As I’ve mentioned before, this blog is not just an art blog, it’s a life blog. The best way to describe it is a lifestyle blog, but I’m no Martha Stewart, so don’t expect elaborate tutorials on how to make the perfect quiche or decoupaging a 19th century chair in the most perfect way. What I can offer is the perspective of a 30-something year old woman, trying to navigate through this world the best way I know how, and sharing my experiences, my ideas, my artwork, and what I’ve learned along the way. I promised myself that I would be more honest about my life and my experiences, because I hope that someone else will read this and maybe relate to what I’ve shared. So with that said, I’ve decided to try out a new feature called “Let’s Get Personal Fridays.” I’m open to ideas for a new title, but the point is to talk brutally honest about a subject that has been or is on my mind. This week, it’s in regards to something I haven’t talked about in a few years…my divorce.
Long before I met my Angel and had my little Angel, I was in a relationship with my college sweetheart for 8 years. It was my first serious relationship ever, and it escalated into something passionate very quickly, a brand new experience for 18 year old me. However, with that passion came drama. And a lot of it. Talking and explaining everything that made us so NOT good for each other would take up enough space to fill a novel. At some point, I began using the excuse of “passion” being the reason why we fought all of the time, where I felt uncomfortable just being in same room with him, why I didn’t care where he was, or who he was with when he disappeared for days at a time without telling me. Because when were together and we weren’t fighting, things were great. So when he asked me to marry him, I said yes with little hesitation. But there was hesitation. Deep down, I knew things weren’t right.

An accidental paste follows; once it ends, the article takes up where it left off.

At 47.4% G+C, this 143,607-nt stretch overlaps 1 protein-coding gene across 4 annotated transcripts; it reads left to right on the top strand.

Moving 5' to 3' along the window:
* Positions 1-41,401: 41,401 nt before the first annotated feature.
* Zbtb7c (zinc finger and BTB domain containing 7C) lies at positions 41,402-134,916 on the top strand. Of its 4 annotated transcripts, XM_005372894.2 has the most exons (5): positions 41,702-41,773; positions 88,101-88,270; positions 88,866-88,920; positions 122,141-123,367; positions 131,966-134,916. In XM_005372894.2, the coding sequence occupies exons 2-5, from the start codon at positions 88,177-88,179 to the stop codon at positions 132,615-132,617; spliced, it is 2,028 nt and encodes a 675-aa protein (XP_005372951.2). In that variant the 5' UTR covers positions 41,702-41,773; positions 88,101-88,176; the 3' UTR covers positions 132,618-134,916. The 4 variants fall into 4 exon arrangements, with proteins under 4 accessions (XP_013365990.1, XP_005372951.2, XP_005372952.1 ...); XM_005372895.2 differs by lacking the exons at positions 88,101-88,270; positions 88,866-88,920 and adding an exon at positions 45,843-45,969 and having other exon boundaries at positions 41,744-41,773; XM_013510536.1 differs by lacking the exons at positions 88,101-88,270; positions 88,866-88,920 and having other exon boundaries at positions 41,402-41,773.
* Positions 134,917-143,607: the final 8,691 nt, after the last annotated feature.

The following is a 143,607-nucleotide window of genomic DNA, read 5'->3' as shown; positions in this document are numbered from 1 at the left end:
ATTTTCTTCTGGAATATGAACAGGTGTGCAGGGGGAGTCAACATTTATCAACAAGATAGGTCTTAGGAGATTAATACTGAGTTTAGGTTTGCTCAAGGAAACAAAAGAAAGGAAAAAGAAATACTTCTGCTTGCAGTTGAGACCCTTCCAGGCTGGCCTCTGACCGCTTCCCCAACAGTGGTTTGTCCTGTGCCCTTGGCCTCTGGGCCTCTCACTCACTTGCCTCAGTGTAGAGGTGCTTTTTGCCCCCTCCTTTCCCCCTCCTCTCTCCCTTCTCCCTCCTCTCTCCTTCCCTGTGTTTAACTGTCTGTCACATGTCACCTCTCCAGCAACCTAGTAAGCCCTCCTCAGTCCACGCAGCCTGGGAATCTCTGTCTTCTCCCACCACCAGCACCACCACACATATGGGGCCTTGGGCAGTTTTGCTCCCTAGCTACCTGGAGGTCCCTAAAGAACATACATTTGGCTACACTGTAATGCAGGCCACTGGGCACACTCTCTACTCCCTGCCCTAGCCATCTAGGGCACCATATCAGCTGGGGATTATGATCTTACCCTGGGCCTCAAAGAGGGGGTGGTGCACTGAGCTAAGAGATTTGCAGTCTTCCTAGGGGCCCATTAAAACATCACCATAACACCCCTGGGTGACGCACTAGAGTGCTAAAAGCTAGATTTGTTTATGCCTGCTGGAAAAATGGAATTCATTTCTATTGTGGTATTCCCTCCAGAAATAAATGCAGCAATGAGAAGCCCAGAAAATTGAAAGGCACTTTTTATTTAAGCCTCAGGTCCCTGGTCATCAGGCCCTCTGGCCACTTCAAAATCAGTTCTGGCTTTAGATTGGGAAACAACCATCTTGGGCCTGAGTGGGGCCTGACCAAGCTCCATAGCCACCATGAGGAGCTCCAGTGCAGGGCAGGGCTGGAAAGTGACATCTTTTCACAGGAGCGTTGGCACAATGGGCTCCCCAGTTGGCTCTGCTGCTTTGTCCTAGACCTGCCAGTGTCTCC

Planning a big wedding was stressful. My family and some of my friends weren’t too fond of the idea, because they were not fond of him. But they were supportive because they wanted to be there for me. The closer the date got, the weirder I felt. Our fights stayed intense, if not worse than before. We got into a huge argument the day we got our marriage license (over what I can’t remember now), so bad that I tore the license up and threw it out the window. We ended up having to go back and get another copy. But despite it all, I chalked it up to pre-wedding jitters. When the day finally came, it went off without a hitch. We went on our honeymoon, came home, and started married life.
One thing I learned quickly: marriage doesn’t change a person. He quickly reverted back to old habits and behaviors, no more than a month after we got married. He spent more and more time away, our fights got worse, and after barely a year and a half, he moved out of our apartment and out of state (we were living in Virginia, he went back to New York). Shortly thereafter, I found out in a pretty dramatic way that he had been cheating on me with several different women, since nearly the beginning of our relationship. That was the final straw. I sold everything in our apartment, packed up my clothes, my art supplies, and my two cats, and moved back to my father’s house in New York.